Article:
Reflections from Karli

This year, we asked a graduated senior, Karli Wilson, to write up her thoughts about this trip and this group. Her write-up was better than we could have imagined! Check it out below!

After coming home from each of the five mission trips that I have been blessed to go on, I have been asked repeatedly by family, friends, and church members what exactly we did while gone for a week. This question has always been hard for me, because I am left with the choice of answering it in two ways: the simple, straightforward answer, or the more complicated but much more meaningful answer. Because of the number of times I have been asked this question as well as the amount of time I usually have had to answer it, for the most part I will instinctively answer with the first option. Quick and easy: “We went to ______ and served _______, and on our last day, we went to _______.” Filling in the blanks with various tasks and projects that our work groups went to. But when given enough time, and asked in the way I wish more people would, I talk about the impact and importance that the trips had on me.

To explain the trip in the more automatic and surface-level format: it was really special to be able to help out a place that holds such a big place in so many of our lives. Mostly due to Covid, Tower Hill has not had the budget to pay the usual amount of staff to keep the camp up and running, which is where our Youth Community came in. We did smaller tasks such as weeding the fields and picking up trash along the walk to the beach, but we also did larger projects such as repairing a road sign, staining benches, and painting interiors and exteriors of various buildings. Our largest and probably everyone’s favorite was the labyrinth that we made, which has given the camp a place for reflection, meditation, prayer, etc. You can find pictures and an explanation of it on our blog to get a better idea of what it is (http://ycmissiontrips.home.blog). All workgroups had a hand in making it come together. On our last full day, we were lucky enough to have the warmest weather of the week to go to the beach where people dug a giant hole, swam in the water, climbed the dunes, and got sand just about everywhere!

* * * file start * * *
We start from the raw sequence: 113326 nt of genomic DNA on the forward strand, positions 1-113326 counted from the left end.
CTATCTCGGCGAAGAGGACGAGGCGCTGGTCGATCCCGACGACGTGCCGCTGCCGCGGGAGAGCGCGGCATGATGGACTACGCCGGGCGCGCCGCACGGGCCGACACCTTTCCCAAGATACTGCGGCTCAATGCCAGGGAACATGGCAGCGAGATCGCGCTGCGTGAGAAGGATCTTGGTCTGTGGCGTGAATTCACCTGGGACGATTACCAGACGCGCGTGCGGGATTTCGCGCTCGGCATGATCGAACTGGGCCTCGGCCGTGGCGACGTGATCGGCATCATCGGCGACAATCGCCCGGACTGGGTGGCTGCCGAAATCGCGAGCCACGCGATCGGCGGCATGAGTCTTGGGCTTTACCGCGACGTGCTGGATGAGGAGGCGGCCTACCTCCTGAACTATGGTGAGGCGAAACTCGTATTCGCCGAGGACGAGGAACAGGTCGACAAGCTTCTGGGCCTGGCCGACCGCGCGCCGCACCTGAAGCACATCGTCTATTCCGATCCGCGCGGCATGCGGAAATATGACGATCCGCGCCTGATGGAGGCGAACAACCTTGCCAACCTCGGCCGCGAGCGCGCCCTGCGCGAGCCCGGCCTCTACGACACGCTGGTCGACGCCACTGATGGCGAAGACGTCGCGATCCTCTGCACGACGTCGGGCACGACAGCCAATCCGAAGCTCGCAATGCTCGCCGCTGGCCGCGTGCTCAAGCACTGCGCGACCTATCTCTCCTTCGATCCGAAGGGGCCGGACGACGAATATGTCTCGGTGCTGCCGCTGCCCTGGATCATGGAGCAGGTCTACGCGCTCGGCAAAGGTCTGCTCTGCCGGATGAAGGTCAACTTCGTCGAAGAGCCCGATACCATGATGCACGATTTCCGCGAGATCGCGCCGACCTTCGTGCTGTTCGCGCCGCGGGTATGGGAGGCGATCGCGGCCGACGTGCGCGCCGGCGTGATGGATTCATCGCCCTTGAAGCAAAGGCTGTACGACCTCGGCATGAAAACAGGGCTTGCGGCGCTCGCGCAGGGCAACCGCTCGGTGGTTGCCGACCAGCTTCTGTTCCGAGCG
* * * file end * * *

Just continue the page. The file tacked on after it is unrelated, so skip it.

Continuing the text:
To explain a little more in depth about what we do in Youth Community, I am going to broaden the topic to not just this singular trip. Youth Community I would say is one of the biggest influences in my life, and on who I have become. Although the group of kids and leaders shifts and changes every year, somehow the dynamic that we hold stays true. Everyone feels welcome. Everyone feels heard. Everyone feels included. Everyone has a place. And by the end of the five years, everyone has hopefully felt the impact that I have. Mission trips take the meaning of Youth Community and compacts it all into one short week of serving, laughing, crying, hugging, teasing, and reflecting. I entered this group as a quiet girl who was unsure of herself, following in her sister’s footsteps of choices and experiences. I left this community as a confident woman who found her voice and knows who she is. I know that Youth Community has had the largest role in this change. Leaving Youth Community for a year because of Covid and being a full time college student, I began to feel the absence of such a strong support system. But after coming back for just this one trip, I felt everyone embrace who I am, lift me up, lean on me, and allow me to lean on them. I now know that reaching out while not physically with each other is not only possible, but essential and acceptable. I may have physically left Youth Community, but the changes that I have gone through, and the influence that it has had on me will never leave. I am truly grateful for the time I have spent with the leaders and kids, people we have served, and places we have changed for the better.